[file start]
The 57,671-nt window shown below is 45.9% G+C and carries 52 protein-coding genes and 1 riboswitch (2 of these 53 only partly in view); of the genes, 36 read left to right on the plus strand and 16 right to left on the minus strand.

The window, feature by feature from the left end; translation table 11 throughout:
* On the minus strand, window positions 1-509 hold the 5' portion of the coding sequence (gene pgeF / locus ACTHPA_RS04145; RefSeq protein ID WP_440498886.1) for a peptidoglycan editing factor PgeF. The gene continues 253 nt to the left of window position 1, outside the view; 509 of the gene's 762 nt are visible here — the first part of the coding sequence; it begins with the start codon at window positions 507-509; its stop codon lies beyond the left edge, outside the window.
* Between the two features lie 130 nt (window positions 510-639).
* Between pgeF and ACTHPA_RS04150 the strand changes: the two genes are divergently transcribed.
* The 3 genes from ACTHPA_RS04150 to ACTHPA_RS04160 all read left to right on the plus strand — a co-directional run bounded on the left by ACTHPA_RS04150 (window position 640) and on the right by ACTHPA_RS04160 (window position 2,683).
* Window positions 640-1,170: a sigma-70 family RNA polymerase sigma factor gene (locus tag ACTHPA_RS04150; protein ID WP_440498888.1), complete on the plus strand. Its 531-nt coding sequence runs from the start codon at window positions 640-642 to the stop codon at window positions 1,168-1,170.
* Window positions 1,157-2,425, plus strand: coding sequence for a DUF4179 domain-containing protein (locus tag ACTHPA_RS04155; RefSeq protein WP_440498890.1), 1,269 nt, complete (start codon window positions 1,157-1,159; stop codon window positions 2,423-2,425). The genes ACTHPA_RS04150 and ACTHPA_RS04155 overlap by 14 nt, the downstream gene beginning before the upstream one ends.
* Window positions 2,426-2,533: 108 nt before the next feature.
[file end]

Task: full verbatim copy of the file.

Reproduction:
The 57,671-nt window shown below is 45.9% G+C and carries 52 protein-coding genes and 1 riboswitch (2 of these 53 only partly in view); of the genes, 36 read left to right on the plus strand and 16 right to left on the minus strand.

The window, feature by feature from the left end; translation table 11 throughout:
* On the minus strand, window positions 1-509 hold the 5' portion of the coding sequence (gene pgeF / locus ACTHPA_RS04145; RefSeq protein ID WP_440498886.1) for a peptidoglycan editing factor PgeF. The gene continues 253 nt to the left of window position 1, outside the view; 509 of the gene's 762 nt are visible here — the first part of the coding sequence; it begins with the start codon at window positions 507-509; its stop codon lies beyond the left edge, outside the window.
* Between the two features lie 130 nt (window positions 510-639).
* Between pgeF and ACTHPA_RS04150 the strand changes: the two genes are divergently transcribed.
* The 3 genes from ACTHPA_RS04150 to ACTHPA_RS04160 all read left to right on the plus strand — a co-directional run bounded on the left by ACTHPA_RS04150 (window position 640) and on the right by ACTHPA_RS04160 (window position 2,683).
* Window positions 640-1,170: a sigma-70 family RNA polymerase sigma factor gene (locus tag ACTHPA_RS04150; protein ID WP_440498888.1), complete on the plus strand. Its 531-nt coding sequence runs from the start codon at window positions 640-642 to the stop codon at window positions 1,168-1,170.
* Window positions 1,157-2,425, plus strand: coding sequence for a DUF4179 domain-containing protein (locus tag ACTHPA_RS04155; RefSeq protein WP_440498890.1), 1,269 nt, complete (start codon window positions 1,157-1,159; stop codon window positions 2,423-2,425). The genes ACTHPA_RS04150 and ACTHPA_RS04155 overlap by 14 nt, the downstream gene beginning before the upstream one ends.
* Window positions 2,426-2,533: 108 nt before the next feature.